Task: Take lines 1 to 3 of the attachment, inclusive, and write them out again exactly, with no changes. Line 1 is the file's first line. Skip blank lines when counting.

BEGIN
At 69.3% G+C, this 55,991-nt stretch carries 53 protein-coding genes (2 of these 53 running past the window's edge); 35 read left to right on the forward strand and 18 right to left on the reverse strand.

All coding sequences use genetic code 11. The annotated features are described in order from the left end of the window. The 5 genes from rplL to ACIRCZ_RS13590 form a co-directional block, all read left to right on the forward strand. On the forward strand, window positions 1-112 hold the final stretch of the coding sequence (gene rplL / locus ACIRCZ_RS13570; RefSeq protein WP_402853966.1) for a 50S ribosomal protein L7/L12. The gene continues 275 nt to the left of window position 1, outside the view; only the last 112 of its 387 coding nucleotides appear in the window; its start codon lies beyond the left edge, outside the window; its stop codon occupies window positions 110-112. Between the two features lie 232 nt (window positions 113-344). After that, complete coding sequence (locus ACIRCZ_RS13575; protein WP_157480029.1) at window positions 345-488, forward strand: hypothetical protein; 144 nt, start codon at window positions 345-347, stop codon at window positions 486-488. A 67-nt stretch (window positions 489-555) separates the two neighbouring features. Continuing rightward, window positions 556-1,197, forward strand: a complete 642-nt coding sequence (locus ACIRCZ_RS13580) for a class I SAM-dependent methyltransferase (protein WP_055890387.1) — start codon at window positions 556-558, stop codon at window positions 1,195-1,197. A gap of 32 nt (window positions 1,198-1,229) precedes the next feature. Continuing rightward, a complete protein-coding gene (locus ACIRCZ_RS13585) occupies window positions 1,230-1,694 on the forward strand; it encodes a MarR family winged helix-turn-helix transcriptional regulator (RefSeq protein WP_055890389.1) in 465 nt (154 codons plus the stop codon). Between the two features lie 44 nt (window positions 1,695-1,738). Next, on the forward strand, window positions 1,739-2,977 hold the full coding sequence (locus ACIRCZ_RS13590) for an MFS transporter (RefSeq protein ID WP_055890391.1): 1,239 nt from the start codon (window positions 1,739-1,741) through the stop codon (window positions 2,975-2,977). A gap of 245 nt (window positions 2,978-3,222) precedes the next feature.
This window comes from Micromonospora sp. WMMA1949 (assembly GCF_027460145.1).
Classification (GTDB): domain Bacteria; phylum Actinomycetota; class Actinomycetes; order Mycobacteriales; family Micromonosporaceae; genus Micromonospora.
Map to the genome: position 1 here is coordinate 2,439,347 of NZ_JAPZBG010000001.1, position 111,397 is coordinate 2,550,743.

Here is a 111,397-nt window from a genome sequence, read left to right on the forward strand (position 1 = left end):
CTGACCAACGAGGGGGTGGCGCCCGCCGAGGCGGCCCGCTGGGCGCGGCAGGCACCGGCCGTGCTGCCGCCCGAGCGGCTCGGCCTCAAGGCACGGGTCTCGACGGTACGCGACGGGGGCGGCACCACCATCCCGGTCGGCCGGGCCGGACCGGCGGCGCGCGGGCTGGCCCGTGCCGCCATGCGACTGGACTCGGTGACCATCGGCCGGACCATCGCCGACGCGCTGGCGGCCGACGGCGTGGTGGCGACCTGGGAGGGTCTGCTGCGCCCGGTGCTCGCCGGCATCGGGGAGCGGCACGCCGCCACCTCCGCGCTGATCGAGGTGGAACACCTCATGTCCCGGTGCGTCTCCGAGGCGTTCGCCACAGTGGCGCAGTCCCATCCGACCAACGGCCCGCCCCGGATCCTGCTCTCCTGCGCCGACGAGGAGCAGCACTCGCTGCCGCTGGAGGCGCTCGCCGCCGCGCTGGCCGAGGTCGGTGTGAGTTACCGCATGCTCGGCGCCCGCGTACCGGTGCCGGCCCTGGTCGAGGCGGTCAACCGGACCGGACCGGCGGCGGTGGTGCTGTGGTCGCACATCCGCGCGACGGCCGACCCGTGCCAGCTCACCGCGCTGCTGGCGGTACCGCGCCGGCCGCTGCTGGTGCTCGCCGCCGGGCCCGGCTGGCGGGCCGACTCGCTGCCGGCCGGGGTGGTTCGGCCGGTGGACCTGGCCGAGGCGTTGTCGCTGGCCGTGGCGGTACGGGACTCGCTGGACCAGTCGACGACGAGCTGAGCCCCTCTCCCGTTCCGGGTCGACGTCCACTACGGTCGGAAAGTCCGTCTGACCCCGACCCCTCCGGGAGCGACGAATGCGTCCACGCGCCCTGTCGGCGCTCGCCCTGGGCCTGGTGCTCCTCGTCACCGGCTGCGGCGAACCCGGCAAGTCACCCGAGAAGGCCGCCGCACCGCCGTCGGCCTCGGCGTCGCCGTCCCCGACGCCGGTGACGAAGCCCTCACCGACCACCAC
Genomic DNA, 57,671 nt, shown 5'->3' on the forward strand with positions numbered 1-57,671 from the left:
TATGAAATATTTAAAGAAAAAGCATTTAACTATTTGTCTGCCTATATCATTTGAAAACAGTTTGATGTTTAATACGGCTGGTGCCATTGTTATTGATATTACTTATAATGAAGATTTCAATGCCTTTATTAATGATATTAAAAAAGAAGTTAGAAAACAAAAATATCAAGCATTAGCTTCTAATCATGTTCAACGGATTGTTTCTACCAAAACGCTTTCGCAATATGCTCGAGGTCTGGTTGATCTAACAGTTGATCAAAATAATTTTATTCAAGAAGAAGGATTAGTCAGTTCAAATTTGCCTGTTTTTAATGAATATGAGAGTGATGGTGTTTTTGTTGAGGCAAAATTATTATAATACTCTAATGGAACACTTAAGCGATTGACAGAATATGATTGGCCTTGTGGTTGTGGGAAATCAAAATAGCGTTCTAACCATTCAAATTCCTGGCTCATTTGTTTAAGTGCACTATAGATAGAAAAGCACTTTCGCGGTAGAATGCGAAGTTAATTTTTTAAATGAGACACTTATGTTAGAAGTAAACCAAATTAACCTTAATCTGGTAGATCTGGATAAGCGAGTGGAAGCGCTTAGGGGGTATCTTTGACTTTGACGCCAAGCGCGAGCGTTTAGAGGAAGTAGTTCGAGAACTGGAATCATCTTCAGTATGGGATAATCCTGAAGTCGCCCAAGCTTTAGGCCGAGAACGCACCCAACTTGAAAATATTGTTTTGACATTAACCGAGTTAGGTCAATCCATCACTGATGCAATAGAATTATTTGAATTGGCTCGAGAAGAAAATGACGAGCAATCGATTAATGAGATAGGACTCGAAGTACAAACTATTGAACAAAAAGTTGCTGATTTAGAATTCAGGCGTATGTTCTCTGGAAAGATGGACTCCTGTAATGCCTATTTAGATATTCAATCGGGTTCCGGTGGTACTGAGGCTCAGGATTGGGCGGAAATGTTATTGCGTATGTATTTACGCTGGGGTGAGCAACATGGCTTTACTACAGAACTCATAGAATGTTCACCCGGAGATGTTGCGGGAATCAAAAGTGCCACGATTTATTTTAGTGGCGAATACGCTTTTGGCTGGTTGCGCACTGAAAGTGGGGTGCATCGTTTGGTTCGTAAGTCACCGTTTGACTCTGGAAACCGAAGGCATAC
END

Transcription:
At 69.3% G+C, this 55,991-nt stretch carries 53 protein-coding genes (2 of these 53 running past the window's edge); 35 read left to right on the forward strand and 18 right to left on the reverse strand.

All coding sequences use genetic code 11. The annotated features are described in order from the left end of the window. The 5 genes from rplL to ACIRCZ_RS13590 form a co-directional block, all read left to right on the forward strand. On the forward strand, window positions 1-112 hold the final stretch of the coding sequence (gene rplL / locus ACIRCZ_RS13570; RefSeq protein WP_402853966.1) for a 50S ribosomal protein L7/L12. The gene continues 275 nt to the left of window position 1, outside the view; only the last 112 of its 387 coding nucleotides appear in the window; its start codon lies beyond the left edge, outside the window; its stop codon occupies window positions 110-112. Between the two features lie 232 nt (window positions 113-344). After that, complete coding sequence (locus ACIRCZ_RS13575; protein WP_157480029.1) at window positions 345-488, forward strand: hypothetical protein; 144 nt, start codon at window positions 345-347, stop codon at window positions 486-488. A 67-nt stretch (window positions 489-555) separates the two neighbouring features. Continuing rightward, window positions 556-1,197, forward strand: a complete 642-nt coding sequence (locus ACIRCZ_RS13580) for a class I SAM-dependent methyltransferase (protein WP_055890387.1) — start codon at window positions 556-558, stop codon at window positions 1,195-1,197. A gap of 32 nt (window positions 1,198-1,229) precedes the next feature. Continuing rightward, a complete protein-coding gene (locus ACIRCZ_RS13585) occupies window positions 1,230-1,694 on the forward strand; it encodes a MarR family winged helix-turn-helix transcriptional regulator (RefSeq protein WP_055890389.1) in 465 nt (154 codons plus the stop codon). Between the two features lie 44 nt (window positions 1,695-1,738). Next, on the forward strand, window positions 1,739-2,977 hold the full coding sequence (locus ACIRCZ_RS13590) for an MFS transporter (RefSeq protein ID WP_055890391.1): 1,239 nt from the start codon (window positions 1,739-1,741) through the stop codon (window positions 2,975-2,977). A gap of 245 nt (window positions 2,978-3,222) precedes the next feature.
This window comes from Micromonospora sp. WMMA1949 (assembly GCF_027460145.1).